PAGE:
EcoNest Natural Building Workshops and Timber Framing Workshops

Call Us: 541-488-9508
9:00am - 5:00pm Mon.-Fri. PST

May 2013

News Flash! April 29th was a monumental day for straw clay enthusiasts around the country!

A proposed appendix on Light Straw Clay Construction co-authored by Martin Hammer, Paula Baker-Laporte and Richie Duncan was approved by the ICC Committee for inclusion in the International Residential Code, opening the way for nation-wide code acceptance. Final Action Hearings will be in October after a public comment period. We will keep you informed! The proposed appendix along with supporting documentation can be viewed at:

Spring Workshops Sold Out

Our Spring workshops are sold-out including the June Japanese timber-framing workshop with Dale Brotherton.

July Workshop Series in British Columbia
We still have room in our mid-summer program. We will be building the timber-frame and straw clay wall system of a home for our host Keary Conwright, an up and coming EcoNest Affiliate. The workshop. will take place in beautiful Sooke BC (link to-,_British_Columbia ) on Vancouver Island. On-site camping will be available. For further information about the location you can contact our host at 250.642.0535

Check the calendar for upcoming workshops-

September Workshop in Ashland

We are anticipating a very special workshop in Ashland, Oregon at a private retreat. More to follow. We expect that Registration for this event will fill early. Robert is now accepting apprenticeship applications for the fall. You can make your request for more information about this workshop at:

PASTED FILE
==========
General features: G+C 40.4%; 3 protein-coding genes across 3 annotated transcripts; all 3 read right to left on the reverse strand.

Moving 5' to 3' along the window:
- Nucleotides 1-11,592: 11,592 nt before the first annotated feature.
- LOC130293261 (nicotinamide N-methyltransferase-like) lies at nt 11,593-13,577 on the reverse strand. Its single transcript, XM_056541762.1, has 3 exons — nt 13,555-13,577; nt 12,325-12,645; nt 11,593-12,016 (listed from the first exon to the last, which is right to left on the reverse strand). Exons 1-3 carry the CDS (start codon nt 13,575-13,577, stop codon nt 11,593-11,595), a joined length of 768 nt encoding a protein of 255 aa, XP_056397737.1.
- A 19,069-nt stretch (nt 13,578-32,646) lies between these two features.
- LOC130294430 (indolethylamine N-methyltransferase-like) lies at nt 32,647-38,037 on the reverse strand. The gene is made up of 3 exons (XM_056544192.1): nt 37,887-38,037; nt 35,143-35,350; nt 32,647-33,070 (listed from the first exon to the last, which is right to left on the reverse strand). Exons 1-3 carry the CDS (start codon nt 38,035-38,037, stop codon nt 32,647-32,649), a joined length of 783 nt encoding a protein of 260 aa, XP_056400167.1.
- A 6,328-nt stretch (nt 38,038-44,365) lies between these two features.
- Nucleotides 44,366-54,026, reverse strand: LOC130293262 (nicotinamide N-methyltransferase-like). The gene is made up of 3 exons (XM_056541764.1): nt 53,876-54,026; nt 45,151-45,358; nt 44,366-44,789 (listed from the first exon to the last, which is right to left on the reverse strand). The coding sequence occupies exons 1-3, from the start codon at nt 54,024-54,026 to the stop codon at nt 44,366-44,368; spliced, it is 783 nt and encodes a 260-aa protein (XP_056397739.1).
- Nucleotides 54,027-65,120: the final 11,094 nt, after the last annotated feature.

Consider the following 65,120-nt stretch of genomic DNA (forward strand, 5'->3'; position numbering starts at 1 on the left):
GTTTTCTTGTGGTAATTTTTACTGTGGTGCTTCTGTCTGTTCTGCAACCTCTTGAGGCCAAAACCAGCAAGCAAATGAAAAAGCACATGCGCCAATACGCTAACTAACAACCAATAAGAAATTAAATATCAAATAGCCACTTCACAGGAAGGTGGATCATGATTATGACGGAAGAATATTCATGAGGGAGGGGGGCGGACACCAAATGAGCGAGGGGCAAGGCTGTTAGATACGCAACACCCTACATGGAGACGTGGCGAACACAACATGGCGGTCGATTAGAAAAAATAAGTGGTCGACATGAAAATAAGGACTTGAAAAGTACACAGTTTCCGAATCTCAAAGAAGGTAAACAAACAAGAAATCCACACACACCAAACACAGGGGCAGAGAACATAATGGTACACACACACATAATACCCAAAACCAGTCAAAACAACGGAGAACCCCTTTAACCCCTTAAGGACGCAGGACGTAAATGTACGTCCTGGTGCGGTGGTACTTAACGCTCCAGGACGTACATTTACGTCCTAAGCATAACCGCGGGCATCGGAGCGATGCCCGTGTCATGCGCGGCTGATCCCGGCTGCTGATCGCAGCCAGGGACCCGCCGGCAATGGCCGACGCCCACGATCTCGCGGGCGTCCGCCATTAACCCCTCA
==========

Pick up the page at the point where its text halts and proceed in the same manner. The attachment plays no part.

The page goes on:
Paula’s new blog.

Mother Earth News has invited Paula to help inform their readers about the concepts of healthy and natural housing and Building Biology. Here is the link to her first article:

“My Journey Home from Chemical Sensitivities.”

Hand Tools: Reasons to use them… today

There’s a special quality about an object created by hand. One that’s inescapably obvious, yet beyond description. Could it be the minute imperfections inherent to hand work, or some subtle embedded energy? It’s hard to say. Whatever it is surely accounts for the attractive warmth of antiques created when hand work was the norm and factory creations were still looked at with suspicion.

In today’s “practical” modern world there is good reason to be fluent in hand tool use. On a scale ranging from mass production to one-of-a-kind custom work there is a point where hand tools just make more sense. Picking up a $50 chisel and spending 15 minutes cutting one unique mortise clearly beats spending a half hour setting up a $3000 mortising machine or even a $300 router then having to finish cleaning it out with a chisel anyway.

Perhaps the most important aspect of hand work is the knowledge and skill derived from the process. The use of hand tools facilitates a close bond with the wood itself opening the opportunity to truly become students of Nature. And believe me, each piece of wood has a story to tell! The depth of this experience adds volumes to the woodworking experience, which translates into the creation of objects unique and full of life.